A pair of flow channels 21, 22 are provided in the base 1 to communicate the chamber 4 with the exterior of the base 1. The lowermost channel 21 terminates at one end in the cone 8 and at the opposite end in a spigot which projects from the bottom of the base 1. The upper flow channel 22 terminates at one end with the channel 20 and at the opposite end in a spigot which extends from the base 1. As illustrated, the spigots extending from the base 1 each have a female cone 15 shaped to matingly receive an end of a commercially available syringe 14, 18. In addition, a removable cap 13 is provided on each spigot for closure purposes.
A pair of additional flow channels 25, 26 are disposed in the base 1 to communicate a periphery of the vein chamber 4 with the exterior of the base 1. Each of these flow channels 25, 26 terminates in an opposite end face of the base 1 within a spigot having a female cone 23 adapted to receive a counter-cone 24 of an injection syringe 16, 28. Suitable caps 13 are also provided for the spigots, for example in the form of rotary closures.
As indicated in FIG. 1, an evacuable buffer space 17 is provided in the flow channel 25 for purposes as described below.
In addition, a shut-off valve 27 may also be mounted in the spigot communicating with the flow channel 25.
Mounting of a vein segment 5 secured on the connectors 6 is performed with the sleeve 2 pulled off the base 1. In this respect, the tube 10 is slid into the longitudinal channel 20 and the lower connector 6 is mounted on the cone 8. Depending upon the amount of tension desired, the tube 10 is slid into the channel 20 more or less.
After placement of the vein segment 5 in the chamber 4, for example under a light axial prestress, the transparent sleeve 2 is slid over the chamber 4 with the two seal rings 12 bringing about a gas-tight closure and protecting the chamber 4 against contamination.
After closing the chamber 4, the caps 13 on the flow channels 21, 22 which are aligned with the tube 10 and vein segment 5 are opened and a commercial syringe 14 or other means is attached to the channel 21. A flushing solution is then passed through the vein segment 5 in a vigorous manner until no blood residues remain. This solution which is physiological common salt solution may then fill the vein segment 5 to act as a preservative which remains inside the vein segment 5 when the syringe 14 has been removed and the caps 13 placed over the openings 15. Thereafter, the caps 13 are removed or opened to clear the flow channels 25, 26 and by means of a conventional syringe 16 which is attached to the flow channel 26, the chamber about the vein segment 5 can be filled with a physiological common salt solution to prevent drying of the vein segment. However, an air cushion is retained with the buffer space 17 so that this space acts as a pressure equalization vessel. Prolonged collapse of the vein segment 5 is thus prevented as, otherwise, a collapse would lead to damage to the living endothelium cells to be obtained.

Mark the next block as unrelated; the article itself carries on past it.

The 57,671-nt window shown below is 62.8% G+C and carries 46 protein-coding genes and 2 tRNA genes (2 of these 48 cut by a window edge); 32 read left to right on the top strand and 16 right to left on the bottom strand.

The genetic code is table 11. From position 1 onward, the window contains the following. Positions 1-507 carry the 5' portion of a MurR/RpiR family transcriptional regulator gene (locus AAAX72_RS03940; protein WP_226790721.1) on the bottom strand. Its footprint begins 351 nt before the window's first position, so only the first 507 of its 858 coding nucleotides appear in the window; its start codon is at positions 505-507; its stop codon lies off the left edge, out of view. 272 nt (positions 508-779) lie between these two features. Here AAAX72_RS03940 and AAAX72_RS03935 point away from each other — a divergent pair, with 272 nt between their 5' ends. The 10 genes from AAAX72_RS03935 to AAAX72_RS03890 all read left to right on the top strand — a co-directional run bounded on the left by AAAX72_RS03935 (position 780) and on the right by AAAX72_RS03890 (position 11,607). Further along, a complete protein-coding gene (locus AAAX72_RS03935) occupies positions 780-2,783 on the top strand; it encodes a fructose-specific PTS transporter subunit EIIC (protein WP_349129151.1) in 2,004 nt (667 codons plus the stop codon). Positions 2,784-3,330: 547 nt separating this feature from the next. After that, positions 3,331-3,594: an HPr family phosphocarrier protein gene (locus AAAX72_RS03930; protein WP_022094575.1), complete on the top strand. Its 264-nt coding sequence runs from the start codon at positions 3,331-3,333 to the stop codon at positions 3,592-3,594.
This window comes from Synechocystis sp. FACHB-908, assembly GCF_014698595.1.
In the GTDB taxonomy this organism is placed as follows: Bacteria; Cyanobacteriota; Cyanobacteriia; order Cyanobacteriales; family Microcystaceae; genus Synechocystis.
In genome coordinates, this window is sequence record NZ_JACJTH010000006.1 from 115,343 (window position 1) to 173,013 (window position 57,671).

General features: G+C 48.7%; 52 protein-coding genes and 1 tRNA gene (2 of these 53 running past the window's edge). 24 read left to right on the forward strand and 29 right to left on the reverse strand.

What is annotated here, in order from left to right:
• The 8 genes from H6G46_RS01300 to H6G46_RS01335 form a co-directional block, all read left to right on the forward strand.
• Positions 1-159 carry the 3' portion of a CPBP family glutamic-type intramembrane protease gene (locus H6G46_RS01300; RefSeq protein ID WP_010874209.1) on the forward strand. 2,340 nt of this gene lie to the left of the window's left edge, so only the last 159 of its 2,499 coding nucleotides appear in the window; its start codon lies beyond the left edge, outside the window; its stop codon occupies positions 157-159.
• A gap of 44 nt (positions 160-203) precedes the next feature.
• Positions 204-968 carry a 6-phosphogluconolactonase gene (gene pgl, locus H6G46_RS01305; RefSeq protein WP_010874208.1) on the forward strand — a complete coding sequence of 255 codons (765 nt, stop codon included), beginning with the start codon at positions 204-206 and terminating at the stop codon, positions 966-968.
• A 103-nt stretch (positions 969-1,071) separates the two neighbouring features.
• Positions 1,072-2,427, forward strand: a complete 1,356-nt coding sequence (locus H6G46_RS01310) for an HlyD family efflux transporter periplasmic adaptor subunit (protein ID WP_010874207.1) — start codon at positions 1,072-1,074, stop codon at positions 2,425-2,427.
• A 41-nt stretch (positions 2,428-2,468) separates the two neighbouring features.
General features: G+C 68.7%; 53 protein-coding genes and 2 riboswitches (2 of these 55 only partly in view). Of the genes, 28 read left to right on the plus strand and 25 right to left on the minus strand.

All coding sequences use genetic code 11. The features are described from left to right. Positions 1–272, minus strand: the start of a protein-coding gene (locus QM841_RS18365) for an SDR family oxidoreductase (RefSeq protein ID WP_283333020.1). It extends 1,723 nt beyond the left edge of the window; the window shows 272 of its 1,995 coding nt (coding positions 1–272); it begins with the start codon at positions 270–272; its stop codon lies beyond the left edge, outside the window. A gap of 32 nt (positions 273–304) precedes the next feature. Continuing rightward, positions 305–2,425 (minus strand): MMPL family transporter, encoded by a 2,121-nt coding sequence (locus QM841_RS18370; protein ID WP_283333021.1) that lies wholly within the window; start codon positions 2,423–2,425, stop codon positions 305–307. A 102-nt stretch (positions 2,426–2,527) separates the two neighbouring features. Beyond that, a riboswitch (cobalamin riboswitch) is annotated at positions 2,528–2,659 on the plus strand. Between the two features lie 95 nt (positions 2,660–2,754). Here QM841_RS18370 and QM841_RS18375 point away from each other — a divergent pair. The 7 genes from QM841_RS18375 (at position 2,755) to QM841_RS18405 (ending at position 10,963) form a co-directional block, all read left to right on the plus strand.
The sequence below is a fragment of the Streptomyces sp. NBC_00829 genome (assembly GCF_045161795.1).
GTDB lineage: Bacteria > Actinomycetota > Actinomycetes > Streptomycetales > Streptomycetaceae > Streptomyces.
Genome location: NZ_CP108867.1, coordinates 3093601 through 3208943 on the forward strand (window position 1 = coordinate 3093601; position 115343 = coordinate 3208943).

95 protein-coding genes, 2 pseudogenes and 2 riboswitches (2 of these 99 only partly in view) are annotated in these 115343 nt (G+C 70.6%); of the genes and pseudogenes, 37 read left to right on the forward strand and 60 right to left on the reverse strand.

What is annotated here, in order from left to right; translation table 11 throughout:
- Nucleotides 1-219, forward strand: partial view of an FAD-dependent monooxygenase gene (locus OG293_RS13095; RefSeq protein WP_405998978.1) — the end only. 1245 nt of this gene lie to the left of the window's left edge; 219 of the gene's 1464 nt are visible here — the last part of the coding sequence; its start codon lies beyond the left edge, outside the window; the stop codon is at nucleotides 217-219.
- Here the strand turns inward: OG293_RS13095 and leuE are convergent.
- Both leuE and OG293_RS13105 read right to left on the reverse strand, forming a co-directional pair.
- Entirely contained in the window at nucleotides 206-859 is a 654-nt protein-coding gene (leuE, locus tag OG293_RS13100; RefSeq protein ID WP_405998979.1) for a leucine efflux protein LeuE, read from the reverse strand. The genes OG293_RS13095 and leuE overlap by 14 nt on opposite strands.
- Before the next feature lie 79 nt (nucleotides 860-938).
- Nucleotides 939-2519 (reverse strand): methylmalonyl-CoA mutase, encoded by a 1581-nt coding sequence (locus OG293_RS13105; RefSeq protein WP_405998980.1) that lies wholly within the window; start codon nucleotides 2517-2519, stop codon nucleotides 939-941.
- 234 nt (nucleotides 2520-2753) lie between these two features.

If the vein segment 5 is to be extended somewhat more in the radial direction, a slight vacuum may be formed in the space 17 by an additional syringe 28 which is attached to the end of the flow path 25 via the shut-off valve 27.
After filling of the peripheral vein chamber 4 with common salt solution, the openings to the flow paths 25, 26 are again closed via the caps 13 while retaining the vacuum in the space 17. Thereafter, the holder can be placed in a packing (not shown) which ensures sterility and the entire apparatus transported to a laboratory for recovery of the endothelium cells.
The recovery of the endothelium cells may occur, for example, as follows.